Weaknesses in the U.S. disaster system

Posted on 09 October 2008

I’ve been silent on the blog for a few weeks due to paternity leave.

In my absence, events continued to raise questions about the capability of the U.S. disaster response system. There were criticisms of the response to Hurricane Ike, a report from the GAO that the American Red Cross and other leading nonprofits lack the capacity for a major emergency, and the American Red Cross just received $100 million from Congress to replenish funds for disaster relief.

U.S. disaster response is officially a public-private partnership.  It is one of the few instances in which the government officially designates nonprofits to provide support (see the National Response Framework).  The lead governmental agency – FEMA – is given authority to coordinate non-governmental groups.

Some major weaknesses that I perceive:

(1) I do not believe there is clarity between what our government views as its responsibility and what it considers the purview of private donations to nonprofits and faith-based groups. The Stafford Act gives permission for the federal government to fund everything from temporary shelter and cash grants to legal aid, food supplies, and home repair.  But to whom and to what point?   Is the government primarily focused on helping those who have the least resources to support their own recovery, or on everyone – rich or poor – who was affected?  Is it their goal to support survivors until they’re able to return to their homes and start clean-up, or get them back to their level of pre-storm living?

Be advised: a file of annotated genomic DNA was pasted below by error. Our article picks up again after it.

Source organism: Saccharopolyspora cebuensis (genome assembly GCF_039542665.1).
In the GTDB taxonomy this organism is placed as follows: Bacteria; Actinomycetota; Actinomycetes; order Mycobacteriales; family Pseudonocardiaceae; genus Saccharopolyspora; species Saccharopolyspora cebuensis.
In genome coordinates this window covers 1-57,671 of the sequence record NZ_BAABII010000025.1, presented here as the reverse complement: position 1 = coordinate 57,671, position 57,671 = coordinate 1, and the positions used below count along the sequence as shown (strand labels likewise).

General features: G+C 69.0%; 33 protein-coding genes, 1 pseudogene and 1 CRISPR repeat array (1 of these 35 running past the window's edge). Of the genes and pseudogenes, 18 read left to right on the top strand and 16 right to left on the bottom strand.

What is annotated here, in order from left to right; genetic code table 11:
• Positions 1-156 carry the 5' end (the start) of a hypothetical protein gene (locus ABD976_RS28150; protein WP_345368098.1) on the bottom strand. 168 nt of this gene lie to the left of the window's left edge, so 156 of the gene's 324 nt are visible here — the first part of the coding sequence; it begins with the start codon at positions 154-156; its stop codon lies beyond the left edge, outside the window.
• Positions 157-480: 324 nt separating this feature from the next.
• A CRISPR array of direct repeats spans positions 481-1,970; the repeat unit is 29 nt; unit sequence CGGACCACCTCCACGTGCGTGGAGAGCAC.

The way the Act is structured, federal funding is negotiated on a case-by-case basis with the affected state after each emergency.  The government clearly sees itself as the primary supporter of the repair of damaged infrastructure.  “People” issues, however, seem to get revisited each time.  The danger is that those decisions can become politicized, especially since the funding is budgeted outside the annual appropriations process.  Mississippi sustained only half as much damage as Louisiana from hurricane Katrina, but Congress mandated they share almost equally the initial $11.6 billion in CDBG funds for “citizen” long-term recovery (after several more months, Louisiana was successful in advocating for more).  Mississippi had a Republican governor and a strong Congressional delegation at the time, with one of its senators (Thad Cochran) chairing the Appropriations Committee.